Andrew Lloyd Webber Foundation donates to arts education projects

 

The Andrew Lloyd Webber Foundation is donating £380,000 to arts education projects throughout the UK.

Recipients include Creative and Cultural Skills, who were granted £75,000 for their range of masterclasses in technical theatre training; The Old Vic, which received £10,000 for their Old Vic New Voices Programme; and The Wales Millenium Centre’s Creative Apprenticeship Scheme, which has been awarded a £45,000 to train students wanting to work in backstage theatre.

The biggest donation of £180,000 was given to The Royal Ballet School, who had their funding frozen by the department for education.

Madeleine Lloyd Webber, trustee of the foundation said that they were, ‘delighted to be able to support such a diverse range of arts education initiatives.

‘We feel it is hugely important to encourage the next generation of artistic talent. The UK is currently a global leader in the arts, and by investing in programmes to train young artists, we hope our country can continue to be a creative force.’

www.andrewlloydwebberfoundation.com

 

Internship fund launched by Arts Council

Arts Council England (ACE) has launched a new initiative to support unpaid internships in the arts sector. The Creative Employment Programme will see funding of up to £15million provide financial support to unemployed 16-25 year olds seeking work experience in the arts sector.

This news follows ACE’s discussions with arts organisations concerning their guidelines for hiring unpaid interns. The Old Vic and Unicorn Theatre both suspended their internship schemes following consultations with ACE.

ACE’s Creative Employment Programme outline claims that the money will help fund ‘6,500 new apprenticeships and paid internships across the arts and cultural sector.’ The fund will be paid out to organisations who apply to help subsidise the cost of recruiting interns. The programme is scheduled to start in early 2013, and will run until March 2015.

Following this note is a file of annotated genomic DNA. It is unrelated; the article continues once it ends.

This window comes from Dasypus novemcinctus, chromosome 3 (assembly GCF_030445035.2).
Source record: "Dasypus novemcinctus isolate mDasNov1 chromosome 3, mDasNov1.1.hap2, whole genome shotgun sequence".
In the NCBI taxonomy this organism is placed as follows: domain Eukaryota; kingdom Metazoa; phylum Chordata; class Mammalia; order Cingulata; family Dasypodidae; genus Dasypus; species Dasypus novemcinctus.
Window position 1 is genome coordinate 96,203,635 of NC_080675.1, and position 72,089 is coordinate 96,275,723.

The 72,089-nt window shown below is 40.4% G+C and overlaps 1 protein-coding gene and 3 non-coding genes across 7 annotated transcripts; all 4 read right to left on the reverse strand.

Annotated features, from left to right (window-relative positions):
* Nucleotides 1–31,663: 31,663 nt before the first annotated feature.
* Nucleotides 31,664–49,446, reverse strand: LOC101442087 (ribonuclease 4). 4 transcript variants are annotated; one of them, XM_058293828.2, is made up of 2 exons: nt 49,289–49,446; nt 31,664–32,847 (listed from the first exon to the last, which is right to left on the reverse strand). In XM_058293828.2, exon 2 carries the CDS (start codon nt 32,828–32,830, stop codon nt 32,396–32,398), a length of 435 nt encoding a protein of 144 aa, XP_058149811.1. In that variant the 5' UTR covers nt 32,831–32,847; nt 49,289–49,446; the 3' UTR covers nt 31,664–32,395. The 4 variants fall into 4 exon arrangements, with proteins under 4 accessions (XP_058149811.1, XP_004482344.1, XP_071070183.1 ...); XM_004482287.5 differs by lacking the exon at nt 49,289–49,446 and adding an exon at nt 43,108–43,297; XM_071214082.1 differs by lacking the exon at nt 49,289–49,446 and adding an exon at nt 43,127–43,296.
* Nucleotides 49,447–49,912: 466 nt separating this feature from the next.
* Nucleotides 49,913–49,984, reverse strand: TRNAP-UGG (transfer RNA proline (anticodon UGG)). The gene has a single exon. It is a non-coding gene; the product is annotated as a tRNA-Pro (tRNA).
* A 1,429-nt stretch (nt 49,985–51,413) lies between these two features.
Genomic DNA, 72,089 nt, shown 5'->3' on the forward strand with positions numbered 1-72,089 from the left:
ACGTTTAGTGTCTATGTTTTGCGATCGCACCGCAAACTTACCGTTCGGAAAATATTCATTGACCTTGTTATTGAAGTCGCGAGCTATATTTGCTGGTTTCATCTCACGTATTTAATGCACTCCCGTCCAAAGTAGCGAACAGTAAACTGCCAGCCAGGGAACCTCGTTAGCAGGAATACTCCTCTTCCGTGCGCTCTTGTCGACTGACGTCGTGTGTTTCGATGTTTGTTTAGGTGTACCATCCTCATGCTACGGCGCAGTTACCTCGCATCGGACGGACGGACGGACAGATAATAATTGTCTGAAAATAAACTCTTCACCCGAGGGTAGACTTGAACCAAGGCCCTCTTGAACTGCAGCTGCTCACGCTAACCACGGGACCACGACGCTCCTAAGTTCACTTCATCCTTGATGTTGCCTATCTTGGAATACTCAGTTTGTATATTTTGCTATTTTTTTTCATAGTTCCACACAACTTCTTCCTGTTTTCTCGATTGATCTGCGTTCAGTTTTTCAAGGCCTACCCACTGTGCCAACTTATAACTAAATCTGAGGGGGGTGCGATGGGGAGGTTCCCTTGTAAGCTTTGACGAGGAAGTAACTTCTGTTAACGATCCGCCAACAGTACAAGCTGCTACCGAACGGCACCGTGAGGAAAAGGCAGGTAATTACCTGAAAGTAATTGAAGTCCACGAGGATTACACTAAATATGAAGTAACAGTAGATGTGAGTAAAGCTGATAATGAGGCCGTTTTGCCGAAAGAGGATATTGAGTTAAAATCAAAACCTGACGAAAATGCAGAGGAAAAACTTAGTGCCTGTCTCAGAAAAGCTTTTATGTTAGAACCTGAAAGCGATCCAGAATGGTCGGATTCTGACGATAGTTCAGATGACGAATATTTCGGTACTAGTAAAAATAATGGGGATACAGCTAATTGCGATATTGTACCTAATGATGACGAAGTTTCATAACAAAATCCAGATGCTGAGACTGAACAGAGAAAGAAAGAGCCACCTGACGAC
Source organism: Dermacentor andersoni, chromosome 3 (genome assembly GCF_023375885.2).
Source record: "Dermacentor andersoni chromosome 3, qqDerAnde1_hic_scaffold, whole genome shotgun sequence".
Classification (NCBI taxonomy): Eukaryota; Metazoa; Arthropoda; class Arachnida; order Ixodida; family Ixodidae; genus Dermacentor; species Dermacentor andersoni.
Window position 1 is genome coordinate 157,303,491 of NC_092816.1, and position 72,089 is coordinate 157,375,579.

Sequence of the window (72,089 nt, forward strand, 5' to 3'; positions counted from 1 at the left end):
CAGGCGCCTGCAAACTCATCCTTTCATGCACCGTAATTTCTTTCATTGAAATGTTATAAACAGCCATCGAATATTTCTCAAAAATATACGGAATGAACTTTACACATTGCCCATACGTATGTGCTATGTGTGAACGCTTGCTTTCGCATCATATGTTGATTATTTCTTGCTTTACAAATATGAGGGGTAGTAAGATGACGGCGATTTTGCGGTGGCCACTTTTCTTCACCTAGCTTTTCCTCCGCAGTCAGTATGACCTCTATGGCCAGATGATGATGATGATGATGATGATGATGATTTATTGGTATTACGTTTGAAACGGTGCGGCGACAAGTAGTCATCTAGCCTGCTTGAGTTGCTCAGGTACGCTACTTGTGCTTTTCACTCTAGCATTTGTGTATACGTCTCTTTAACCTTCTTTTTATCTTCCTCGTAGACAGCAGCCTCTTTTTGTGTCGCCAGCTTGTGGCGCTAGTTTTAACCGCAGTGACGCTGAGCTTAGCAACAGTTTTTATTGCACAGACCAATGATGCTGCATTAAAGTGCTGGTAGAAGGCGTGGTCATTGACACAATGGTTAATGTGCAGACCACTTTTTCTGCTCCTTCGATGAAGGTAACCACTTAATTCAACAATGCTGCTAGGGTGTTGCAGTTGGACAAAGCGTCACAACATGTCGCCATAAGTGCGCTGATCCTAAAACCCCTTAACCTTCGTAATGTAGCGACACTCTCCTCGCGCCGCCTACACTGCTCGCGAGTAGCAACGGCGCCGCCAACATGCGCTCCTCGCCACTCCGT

Executive director Andrea Stark described the scheme as a ‘fantastic and vital development for young people interested in working in arts and culture.’

Stark went on to say: ‘If young people cannot gain entry into the sector workforce we risk losing a generation of talent, which would potentially have an adverse impact on the art that is produced, distributed and attended by the wider population. This programme gives young people the opportunity to gain skills and experience that potential employers will value, removes the barrier of lack of paid work experience, and helps boost the start of their career in the sector’

For more information, visit www.artscouncil.org.uk/news/arts-council-news/creative-employment-programme-launch.

Old Vic helps to make theatre affordable to younger generations

The Old Vic has entered into a new partnership to continue its scheme to offer subsidised tickets to the under-25s.

Accountancy firm, PricewaterhouseCoopers (PwC), has signed a year-long sponsorship deal with the Old Vic. The PwC club will provide 100 tickets at £12 for each performance this year. The scheme was initially launched in 2004 by Old Vic’s artistic director of eight years, Kevin Spacey.

Spacey spoke of his concerns for the future of theatre audiences: ‘As the generation that is going passes on, the question is who is going to replace them? If we don’t reach out to make theatre affordable to the young generation we will lose them all. It is so short-sighted not to think about your future audiences. In this climate we need more than ever for companies to step up and support initiatives that make theatre accessible, especially to young people. Exposure to the arts and culture is enormously valuable.’

The subsidised tickets for under-25s were first launched by the Old Vic with no corporate sponsor, with the theatre making a loss on the project to ensure better diversity among its audiences.  Spacey then secured Aditya Mittal, ranked the fifth richest man in 2010, to sponsor the subsidised tickets. Aditya Mittal tickets were available to the under-25s for just £12.

Chairmen of PwC, Ian Powell said that the new partnership would help to, ‘open up a whole new world to people, and we think the PwC under-25s club will help bring theatre to an even wider audience.’

The scheme begins with the opening of the Old Vic’s production of The Duchess of Malfi this weekend. For more information about the PwC club visit:  www.oldvictheatre.com/under-25